I did post in the other thread about this, that the ceremony is most important. I am of the opinion that it's tacky to attend the reception only without a good reason like time off work, cost of childcare, etc. 

    All that being said... an 11am ceremony with a 5pm reception is horrific. I usually am subject to 2pm ceremonies and 5pm receptions, with leaves me with about 2-3 hours to kill in heels, not a whole fucking day. Yowza. 

    For all those people who ask, "Can I invite just some people to the ceremony and lots of people to the reception, because we want our ceremony kind of private blah blah" well hell, just schedule a gap and you solved your whole problem. 
    This new "trend" of having a small and "intimate" wedding ceremony, followed by a huge, blow out reception for scores of guests, is both confusing and frustrating to me. As a guest, I find it difficult to attend a reception without attending the ceremony. I was just placed in this position yet again by a friend of my DD. She actually was so shocked that I declined her event, she put me on the spot and asked me why. I told her that her 3+ hour gap left it impossible for us to attend. How is it any less rude for a couple to "dismiss" the majority of their guests from the ceremony? To me, the message is, "We don't care if you witness the significant component", but join us for the celebration". Manners overall have been pushed aside and replaced with self importance.
    I agree 100%. I hate this "we want a small intimate (they ALWAYS use "intimate") ceremony" and blah blah blah but they also want the huge blowout party with everyone dancing (and probably lots of gifts). That's not how it works. You don't get both. You have to pick or the other. When I go to Wendy's, I do not have enough room in my belly for a meal and a Frosty. So I choose. 
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    PrettyGirlLostOllisaurusRexbizzy592
  • Toss out the nasty fries, have the Frosty. I win.

    Skip whatever part is more inconvenient. I just skip all gap weddings.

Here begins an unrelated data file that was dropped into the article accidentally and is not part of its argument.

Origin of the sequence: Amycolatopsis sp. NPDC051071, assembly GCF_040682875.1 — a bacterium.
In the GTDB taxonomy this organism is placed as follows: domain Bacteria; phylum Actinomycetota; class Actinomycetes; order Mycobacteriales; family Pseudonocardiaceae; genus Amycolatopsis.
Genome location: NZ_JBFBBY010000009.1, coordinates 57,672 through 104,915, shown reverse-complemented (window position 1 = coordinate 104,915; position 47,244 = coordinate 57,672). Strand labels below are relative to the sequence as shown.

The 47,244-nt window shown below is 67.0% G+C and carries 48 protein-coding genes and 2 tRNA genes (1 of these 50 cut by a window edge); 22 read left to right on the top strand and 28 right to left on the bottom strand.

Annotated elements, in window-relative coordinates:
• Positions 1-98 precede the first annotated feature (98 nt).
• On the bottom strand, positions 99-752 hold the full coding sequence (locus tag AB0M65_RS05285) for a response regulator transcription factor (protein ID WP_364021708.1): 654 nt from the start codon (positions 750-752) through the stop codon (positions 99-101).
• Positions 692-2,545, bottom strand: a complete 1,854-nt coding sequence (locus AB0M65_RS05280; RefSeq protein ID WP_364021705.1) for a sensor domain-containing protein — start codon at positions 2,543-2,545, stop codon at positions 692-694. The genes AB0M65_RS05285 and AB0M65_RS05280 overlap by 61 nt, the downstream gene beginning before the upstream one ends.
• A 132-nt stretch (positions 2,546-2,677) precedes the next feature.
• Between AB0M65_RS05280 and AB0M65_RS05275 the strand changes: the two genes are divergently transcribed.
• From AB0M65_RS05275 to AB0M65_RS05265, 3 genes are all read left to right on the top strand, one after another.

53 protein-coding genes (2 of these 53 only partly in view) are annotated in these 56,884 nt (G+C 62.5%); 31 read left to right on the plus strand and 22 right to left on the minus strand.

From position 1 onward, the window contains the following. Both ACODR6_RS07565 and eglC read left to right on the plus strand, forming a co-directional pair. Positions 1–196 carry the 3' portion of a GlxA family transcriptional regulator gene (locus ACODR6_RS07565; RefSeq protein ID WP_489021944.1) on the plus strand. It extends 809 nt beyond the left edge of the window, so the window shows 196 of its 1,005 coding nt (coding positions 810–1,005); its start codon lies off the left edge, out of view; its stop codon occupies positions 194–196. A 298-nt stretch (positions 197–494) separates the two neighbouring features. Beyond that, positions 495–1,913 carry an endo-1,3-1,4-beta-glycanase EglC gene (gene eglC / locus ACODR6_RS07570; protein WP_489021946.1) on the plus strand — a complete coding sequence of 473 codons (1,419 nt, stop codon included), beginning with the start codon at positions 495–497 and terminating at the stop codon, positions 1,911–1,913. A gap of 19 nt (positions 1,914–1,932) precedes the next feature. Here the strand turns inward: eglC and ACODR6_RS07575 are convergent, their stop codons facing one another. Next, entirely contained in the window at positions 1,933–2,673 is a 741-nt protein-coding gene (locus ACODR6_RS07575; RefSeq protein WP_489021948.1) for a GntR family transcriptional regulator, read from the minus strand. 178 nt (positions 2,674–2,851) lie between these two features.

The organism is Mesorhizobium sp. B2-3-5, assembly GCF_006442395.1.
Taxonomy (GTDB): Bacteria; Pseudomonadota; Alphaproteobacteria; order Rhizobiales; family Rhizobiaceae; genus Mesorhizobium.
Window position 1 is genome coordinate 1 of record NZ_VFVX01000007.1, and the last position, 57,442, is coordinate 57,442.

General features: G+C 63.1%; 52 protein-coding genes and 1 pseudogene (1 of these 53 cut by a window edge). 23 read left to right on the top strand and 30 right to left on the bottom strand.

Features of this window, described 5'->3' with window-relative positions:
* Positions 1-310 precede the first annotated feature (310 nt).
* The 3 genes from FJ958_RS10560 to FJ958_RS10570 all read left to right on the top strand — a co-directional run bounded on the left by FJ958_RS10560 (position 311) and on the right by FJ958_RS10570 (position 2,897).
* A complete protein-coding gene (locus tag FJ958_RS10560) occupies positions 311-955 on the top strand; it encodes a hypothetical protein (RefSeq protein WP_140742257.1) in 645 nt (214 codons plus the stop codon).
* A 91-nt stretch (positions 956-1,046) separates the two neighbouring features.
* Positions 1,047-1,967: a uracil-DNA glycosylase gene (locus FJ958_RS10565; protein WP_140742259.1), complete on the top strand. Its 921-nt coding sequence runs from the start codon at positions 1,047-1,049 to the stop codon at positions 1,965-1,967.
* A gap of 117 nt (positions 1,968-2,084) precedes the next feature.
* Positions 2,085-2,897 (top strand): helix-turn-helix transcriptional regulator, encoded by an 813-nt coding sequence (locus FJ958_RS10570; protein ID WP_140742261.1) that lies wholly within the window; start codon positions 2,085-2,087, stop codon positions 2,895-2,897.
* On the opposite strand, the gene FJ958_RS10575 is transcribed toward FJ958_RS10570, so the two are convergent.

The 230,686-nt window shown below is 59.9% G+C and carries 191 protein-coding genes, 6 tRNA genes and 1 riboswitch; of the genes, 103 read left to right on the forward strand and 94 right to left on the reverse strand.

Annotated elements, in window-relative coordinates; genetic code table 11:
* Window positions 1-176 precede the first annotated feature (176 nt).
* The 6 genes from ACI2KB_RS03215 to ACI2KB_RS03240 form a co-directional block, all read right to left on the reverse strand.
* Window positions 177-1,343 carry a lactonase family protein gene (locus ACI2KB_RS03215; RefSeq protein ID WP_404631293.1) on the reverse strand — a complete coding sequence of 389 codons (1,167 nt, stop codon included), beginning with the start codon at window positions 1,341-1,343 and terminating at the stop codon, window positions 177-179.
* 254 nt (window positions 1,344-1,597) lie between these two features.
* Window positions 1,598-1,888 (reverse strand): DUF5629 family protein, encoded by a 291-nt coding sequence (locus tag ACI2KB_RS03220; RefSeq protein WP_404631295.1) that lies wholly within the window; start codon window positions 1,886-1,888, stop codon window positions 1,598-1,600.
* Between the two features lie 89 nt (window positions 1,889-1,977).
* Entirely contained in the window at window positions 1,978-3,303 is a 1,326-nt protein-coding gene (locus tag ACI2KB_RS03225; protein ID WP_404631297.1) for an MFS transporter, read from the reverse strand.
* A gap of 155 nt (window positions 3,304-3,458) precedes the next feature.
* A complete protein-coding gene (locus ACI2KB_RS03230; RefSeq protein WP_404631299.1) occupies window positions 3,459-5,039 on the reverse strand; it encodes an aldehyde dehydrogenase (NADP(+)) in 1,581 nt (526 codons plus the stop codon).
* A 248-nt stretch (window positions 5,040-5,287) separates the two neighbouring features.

• MyNameIsNotMyNameIsNot Atlanta member
    Tenth Anniversary 5000 Comments 500 Love Its First Answer
    I'm in the camp that if you won't attend both, just attend the ceremony (and tell the couple that you'll attend the ceremony but don't RSVP for the reception, costing them money) or RSVP no complete and don't attend anything.   

    I did post in the other thread about this, that the ceremony is most important. I am of the opinion that it's tacky to attend the reception only without a good reason like time off work, cost of childcare, etc. 

    All that being said... an 11am ceremony with a 5pm reception is horrific. I usually am subject to 2pm ceremonies and 5pm receptions, with leaves me with about 2-3 hours to kill in heels, not a whole fucking day. Yowza. 

    For all those people who ask, "Can I invite just some people to the ceremony and lots of people to the reception, because we want our ceremony kind of private blah blah" well hell, just schedule a gap and you solved your whole problem. 
    You joke about this, but this is a real thing.

    A former co-worker once told me that she is getting married at 11 and having the reception in the evening specifically because she doesn't want that many people at the ceremony. 


  • If you do this, OP, you need to let the couple know you are not attending the reception so they can take that into account when they give their venue the final headcount for dinner.

    There's no sense in them paying for two meals that no one is going to eat.




    Honestly?  If a couple poorly schedules the gap like this they deserve the extra financial hit of people RSVPing for the reception and then not coming.  



    ShesSoColdPrettyGirlLostlembaslover
  • If there's a movie theater nearby I might consider going to a movie in between assuming timing worked out. However if there isn't anything that remotely interests me I'd just go to the reception. While I love seeing ceremonies they are a half hour and unless they have a receiving line you won't even get to see the bride and groom. At least at the reception you can celebrate with them.

    Also I agree with PP if you schedule a gap like that you have to expect that you're going to be paying for people who RSVP yes and then don't end up showing. Hell 5 hrs might not seem that long until the 2hr movie you just sat through to kill time has been out for 2 hrs and you still have another hour to wait...
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    PrettyGirlLost
  • snowywintersnowywinter member
    250 Love Its 100 Comments Name Dropper
    edited August 2015
    RSVPing yes to the reception, knowing you're not going to go is about as petty as it gets.
    PrettyGirlLostILoveBeachMusicSTARMOON44


  • Toss out the nasty fries, have the Frosty. I win.

    Skip whatever part is more inconvenient. I just skip all gap weddings.

    You dip the fries IN the Frosty.  BAM! It's so good :-) <------ This!!!!! Greatest of All Time!

    PrettyGirlLost


  • Toss out the nasty fries, have the Frosty. I win.

    Skip whatever part is more inconvenient. I just skip all gap weddings.

    You dip the fries IN the Frosty.  BAM! It's so good :-)
    That's nasty. I do not go near the foul Wendy's fries. Gross.
    thespeshulestsnowflake